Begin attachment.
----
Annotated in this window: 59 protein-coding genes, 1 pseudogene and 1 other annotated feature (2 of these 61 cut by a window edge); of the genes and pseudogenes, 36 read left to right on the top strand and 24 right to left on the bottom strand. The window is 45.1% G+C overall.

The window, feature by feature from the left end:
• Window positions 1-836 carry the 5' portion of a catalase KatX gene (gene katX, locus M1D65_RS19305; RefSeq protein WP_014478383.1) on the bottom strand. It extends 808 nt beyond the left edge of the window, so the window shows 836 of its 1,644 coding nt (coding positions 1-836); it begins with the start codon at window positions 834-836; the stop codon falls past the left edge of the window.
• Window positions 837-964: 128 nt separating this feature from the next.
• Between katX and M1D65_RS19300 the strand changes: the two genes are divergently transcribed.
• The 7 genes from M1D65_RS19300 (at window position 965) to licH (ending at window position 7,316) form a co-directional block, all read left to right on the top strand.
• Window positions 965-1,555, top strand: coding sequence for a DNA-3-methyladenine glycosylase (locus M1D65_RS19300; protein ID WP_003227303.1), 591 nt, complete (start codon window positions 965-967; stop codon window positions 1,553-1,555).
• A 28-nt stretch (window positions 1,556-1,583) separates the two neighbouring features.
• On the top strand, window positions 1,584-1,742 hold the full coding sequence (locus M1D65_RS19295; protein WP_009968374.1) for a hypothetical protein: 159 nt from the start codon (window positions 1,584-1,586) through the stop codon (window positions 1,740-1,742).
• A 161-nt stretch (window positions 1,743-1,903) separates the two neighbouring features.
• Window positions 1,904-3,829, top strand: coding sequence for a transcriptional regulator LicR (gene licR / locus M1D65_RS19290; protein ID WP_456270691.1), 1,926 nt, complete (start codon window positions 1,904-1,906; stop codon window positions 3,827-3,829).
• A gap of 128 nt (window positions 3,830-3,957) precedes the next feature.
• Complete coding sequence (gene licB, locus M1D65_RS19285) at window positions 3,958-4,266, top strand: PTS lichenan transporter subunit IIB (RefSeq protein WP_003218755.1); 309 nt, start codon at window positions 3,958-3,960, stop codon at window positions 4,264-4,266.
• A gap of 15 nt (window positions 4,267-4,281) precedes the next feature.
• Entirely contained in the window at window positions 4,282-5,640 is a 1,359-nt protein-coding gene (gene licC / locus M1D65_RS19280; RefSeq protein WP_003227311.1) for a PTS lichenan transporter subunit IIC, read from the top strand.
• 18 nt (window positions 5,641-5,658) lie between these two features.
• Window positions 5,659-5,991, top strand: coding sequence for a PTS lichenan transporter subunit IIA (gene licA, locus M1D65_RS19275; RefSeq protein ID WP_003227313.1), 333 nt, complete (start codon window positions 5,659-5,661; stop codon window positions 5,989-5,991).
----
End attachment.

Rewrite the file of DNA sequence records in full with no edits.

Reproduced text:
Annotated in this window: 59 protein-coding genes, 1 pseudogene and 1 other annotated feature (2 of these 61 cut by a window edge); of the genes and pseudogenes, 36 read left to right on the top strand and 24 right to left on the bottom strand. The window is 45.1% G+C overall.

The window, feature by feature from the left end:
• Window positions 1-836 carry the 5' portion of a catalase KatX gene (gene katX, locus M1D65_RS19305; RefSeq protein WP_014478383.1) on the bottom strand. It extends 808 nt beyond the left edge of the window, so the window shows 836 of its 1,644 coding nt (coding positions 1-836); it begins with the start codon at window positions 834-836; the stop codon falls past the left edge of the window.
• Window positions 837-964: 128 nt separating this feature from the next.
• Between katX and M1D65_RS19300 the strand changes: the two genes are divergently transcribed.
• The 7 genes from M1D65_RS19300 (at window position 965) to licH (ending at window position 7,316) form a co-directional block, all read left to right on the top strand.
• Window positions 965-1,555, top strand: coding sequence for a DNA-3-methyladenine glycosylase (locus M1D65_RS19300; protein ID WP_003227303.1), 591 nt, complete (start codon window positions 965-967; stop codon window positions 1,553-1,555).
• A 28-nt stretch (window positions 1,556-1,583) separates the two neighbouring features.
• On the top strand, window positions 1,584-1,742 hold the full coding sequence (locus M1D65_RS19295; protein WP_009968374.1) for a hypothetical protein: 159 nt from the start codon (window positions 1,584-1,586) through the stop codon (window positions 1,740-1,742).
• A 161-nt stretch (window positions 1,743-1,903) separates the two neighbouring features.
• Window positions 1,904-3,829, top strand: coding sequence for a transcriptional regulator LicR (gene licR / locus M1D65_RS19290; protein ID WP_456270691.1), 1,926 nt, complete (start codon window positions 1,904-1,906; stop codon window positions 3,827-3,829).
• A gap of 128 nt (window positions 3,830-3,957) precedes the next feature.
• Complete coding sequence (gene licB, locus M1D65_RS19285) at window positions 3,958-4,266, top strand: PTS lichenan transporter subunit IIB (RefSeq protein WP_003218755.1); 309 nt, start codon at window positions 3,958-3,960, stop codon at window positions 4,264-4,266.
• A gap of 15 nt (window positions 4,267-4,281) precedes the next feature.
• Entirely contained in the window at window positions 4,282-5,640 is a 1,359-nt protein-coding gene (gene licC / locus M1D65_RS19280; RefSeq protein WP_003227311.1) for a PTS lichenan transporter subunit IIC, read from the top strand.
• 18 nt (window positions 5,641-5,658) lie between these two features.
• Window positions 5,659-5,991, top strand: coding sequence for a PTS lichenan transporter subunit IIA (gene licA, locus M1D65_RS19275; RefSeq protein ID WP_003227313.1), 333 nt, complete (start codon window positions 5,659-5,661; stop codon window positions 5,989-5,991).